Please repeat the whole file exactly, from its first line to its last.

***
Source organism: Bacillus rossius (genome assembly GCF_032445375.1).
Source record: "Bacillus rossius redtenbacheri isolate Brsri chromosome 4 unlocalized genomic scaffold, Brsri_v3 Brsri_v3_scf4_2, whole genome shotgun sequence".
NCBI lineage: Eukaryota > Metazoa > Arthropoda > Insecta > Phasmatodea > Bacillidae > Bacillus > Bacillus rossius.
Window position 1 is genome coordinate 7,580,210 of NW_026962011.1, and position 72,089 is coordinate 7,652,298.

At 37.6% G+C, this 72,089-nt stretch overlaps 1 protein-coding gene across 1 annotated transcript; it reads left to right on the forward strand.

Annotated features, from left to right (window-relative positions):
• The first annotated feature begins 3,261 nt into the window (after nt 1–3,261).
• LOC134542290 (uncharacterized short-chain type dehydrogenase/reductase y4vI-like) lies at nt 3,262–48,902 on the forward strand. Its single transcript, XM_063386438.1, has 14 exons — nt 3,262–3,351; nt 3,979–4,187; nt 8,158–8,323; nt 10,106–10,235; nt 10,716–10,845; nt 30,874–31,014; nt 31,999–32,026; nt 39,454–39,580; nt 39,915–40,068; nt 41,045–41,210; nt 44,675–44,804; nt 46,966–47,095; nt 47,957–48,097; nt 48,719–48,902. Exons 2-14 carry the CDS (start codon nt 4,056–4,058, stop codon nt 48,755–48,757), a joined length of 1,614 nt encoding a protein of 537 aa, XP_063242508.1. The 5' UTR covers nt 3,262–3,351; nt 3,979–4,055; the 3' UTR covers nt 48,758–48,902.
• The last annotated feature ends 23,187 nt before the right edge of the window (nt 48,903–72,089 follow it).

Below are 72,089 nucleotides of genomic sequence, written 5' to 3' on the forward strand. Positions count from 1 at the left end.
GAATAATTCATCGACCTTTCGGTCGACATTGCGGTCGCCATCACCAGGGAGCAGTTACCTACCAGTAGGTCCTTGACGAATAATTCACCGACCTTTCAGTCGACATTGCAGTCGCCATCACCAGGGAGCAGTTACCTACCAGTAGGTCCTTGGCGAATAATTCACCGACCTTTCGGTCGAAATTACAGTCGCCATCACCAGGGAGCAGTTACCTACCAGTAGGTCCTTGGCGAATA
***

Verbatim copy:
Source organism: Bacillus rossius (genome assembly GCF_032445375.1).
Source record: "Bacillus rossius redtenbacheri isolate Brsri chromosome 4 unlocalized genomic scaffold, Brsri_v3 Brsri_v3_scf4_2, whole genome shotgun sequence".
NCBI lineage: Eukaryota > Metazoa > Arthropoda > Insecta > Phasmatodea > Bacillidae > Bacillus > Bacillus rossius.
Window position 1 is genome coordinate 7,580,210 of NW_026962011.1, and position 72,089 is coordinate 7,652,298.

At 37.6% G+C, this 72,089-nt stretch overlaps 1 protein-coding gene across 1 annotated transcript; it reads left to right on the forward strand.

Annotated features, from left to right (window-relative positions):
• The first annotated feature begins 3,261 nt into the window (after nt 1–3,261).
• LOC134542290 (uncharacterized short-chain type dehydrogenase/reductase y4vI-like) lies at nt 3,262–48,902 on the forward strand. Its single transcript, XM_063386438.1, has 14 exons — nt 3,262–3,351; nt 3,979–4,187; nt 8,158–8,323; nt 10,106–10,235; nt 10,716–10,845; nt 30,874–31,014; nt 31,999–32,026; nt 39,454–39,580; nt 39,915–40,068; nt 41,045–41,210; nt 44,675–44,804; nt 46,966–47,095; nt 47,957–48,097; nt 48,719–48,902. Exons 2-14 carry the CDS (start codon nt 4,056–4,058, stop codon nt 48,755–48,757), a joined length of 1,614 nt encoding a protein of 537 aa, XP_063242508.1. The 5' UTR covers nt 3,262–3,351; nt 3,979–4,055; the 3' UTR covers nt 48,758–48,902.
• The last annotated feature ends 23,187 nt before the right edge of the window (nt 48,903–72,089 follow it).

Below are 72,089 nucleotides of genomic sequence, written 5' to 3' on the forward strand. Positions count from 1 at the left end.
GAATAATTCATCGACCTTTCGGTCGACATTGCGGTCGCCATCACCAGGGAGCAGTTACCTACCAGTAGGTCCTTGACGAATAATTCACCGACCTTTCAGTCGACATTGCAGTCGCCATCACCAGGGAGCAGTTACCTACCAGTAGGTCCTTGGCGAATAATTCACCGACCTTTCGGTCGAAATTACAGTCGCCATCACCAGGGAGCAGTTACCTACCAGTAGGTCCTTGGCGAATA